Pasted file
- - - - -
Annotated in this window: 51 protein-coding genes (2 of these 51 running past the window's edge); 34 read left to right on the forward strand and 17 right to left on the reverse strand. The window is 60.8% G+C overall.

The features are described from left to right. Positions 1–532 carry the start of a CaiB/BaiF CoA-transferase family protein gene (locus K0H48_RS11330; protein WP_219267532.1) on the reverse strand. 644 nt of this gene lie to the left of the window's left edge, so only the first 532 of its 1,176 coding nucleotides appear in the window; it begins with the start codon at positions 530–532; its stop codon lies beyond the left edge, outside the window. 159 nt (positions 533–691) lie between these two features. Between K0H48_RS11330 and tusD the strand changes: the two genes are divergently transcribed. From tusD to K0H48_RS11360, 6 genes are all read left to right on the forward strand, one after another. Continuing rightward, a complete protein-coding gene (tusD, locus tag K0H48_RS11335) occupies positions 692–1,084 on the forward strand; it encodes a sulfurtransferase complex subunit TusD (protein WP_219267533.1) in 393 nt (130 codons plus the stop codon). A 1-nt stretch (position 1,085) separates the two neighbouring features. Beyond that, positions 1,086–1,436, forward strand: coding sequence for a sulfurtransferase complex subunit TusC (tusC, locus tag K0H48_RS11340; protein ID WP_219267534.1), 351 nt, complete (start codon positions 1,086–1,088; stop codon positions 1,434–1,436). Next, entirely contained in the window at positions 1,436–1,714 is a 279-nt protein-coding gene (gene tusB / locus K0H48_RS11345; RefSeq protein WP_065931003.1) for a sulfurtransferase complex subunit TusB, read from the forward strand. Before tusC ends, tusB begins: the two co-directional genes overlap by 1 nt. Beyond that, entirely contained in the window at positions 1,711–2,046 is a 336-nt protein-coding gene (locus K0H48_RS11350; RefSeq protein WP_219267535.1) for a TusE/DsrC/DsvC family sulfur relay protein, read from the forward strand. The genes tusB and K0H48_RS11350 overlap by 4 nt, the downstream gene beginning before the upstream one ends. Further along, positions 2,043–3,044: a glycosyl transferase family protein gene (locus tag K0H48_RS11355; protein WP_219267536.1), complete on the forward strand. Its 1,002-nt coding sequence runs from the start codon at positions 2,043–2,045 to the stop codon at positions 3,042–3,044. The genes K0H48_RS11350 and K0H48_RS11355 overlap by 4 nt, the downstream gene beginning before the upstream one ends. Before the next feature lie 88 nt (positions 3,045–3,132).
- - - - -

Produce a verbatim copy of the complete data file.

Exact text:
Annotated in this window: 51 protein-coding genes (2 of these 51 running past the window's edge); 34 read left to right on the forward strand and 17 right to left on the reverse strand. The window is 60.8% G+C overall.

The features are described from left to right. Positions 1–532 carry the start of a CaiB/BaiF CoA-transferase family protein gene (locus K0H48_RS11330; protein WP_219267532.1) on the reverse strand. 644 nt of this gene lie to the left of the window's left edge, so only the first 532 of its 1,176 coding nucleotides appear in the window; it begins with the start codon at positions 530–532; its stop codon lies beyond the left edge, outside the window. 159 nt (positions 533–691) lie between these two features. Between K0H48_RS11330 and tusD the strand changes: the two genes are divergently transcribed. From tusD to K0H48_RS11360, 6 genes are all read left to right on the forward strand, one after another. Continuing rightward, a complete protein-coding gene (tusD, locus tag K0H48_RS11335) occupies positions 692–1,084 on the forward strand; it encodes a sulfurtransferase complex subunit TusD (protein WP_219267533.1) in 393 nt (130 codons plus the stop codon). A 1-nt stretch (position 1,085) separates the two neighbouring features. Beyond that, positions 1,086–1,436, forward strand: coding sequence for a sulfurtransferase complex subunit TusC (tusC, locus tag K0H48_RS11340; protein ID WP_219267534.1), 351 nt, complete (start codon positions 1,086–1,088; stop codon positions 1,434–1,436). Next, entirely contained in the window at positions 1,436–1,714 is a 279-nt protein-coding gene (gene tusB / locus K0H48_RS11345; RefSeq protein WP_065931003.1) for a sulfurtransferase complex subunit TusB, read from the forward strand. Before tusC ends, tusB begins: the two co-directional genes overlap by 1 nt. Beyond that, entirely contained in the window at positions 1,711–2,046 is a 336-nt protein-coding gene (locus K0H48_RS11350; RefSeq protein WP_219267535.1) for a TusE/DsrC/DsvC family sulfur relay protein, read from the forward strand. The genes tusB and K0H48_RS11350 overlap by 4 nt, the downstream gene beginning before the upstream one ends. Further along, positions 2,043–3,044: a glycosyl transferase family protein gene (locus tag K0H48_RS11355; protein WP_219267536.1), complete on the forward strand. Its 1,002-nt coding sequence runs from the start codon at positions 2,043–2,045 to the stop codon at positions 3,042–3,044. The genes K0H48_RS11350 and K0H48_RS11355 overlap by 4 nt, the downstream gene beginning before the upstream one ends. Before the next feature lie 88 nt (positions 3,045–3,132).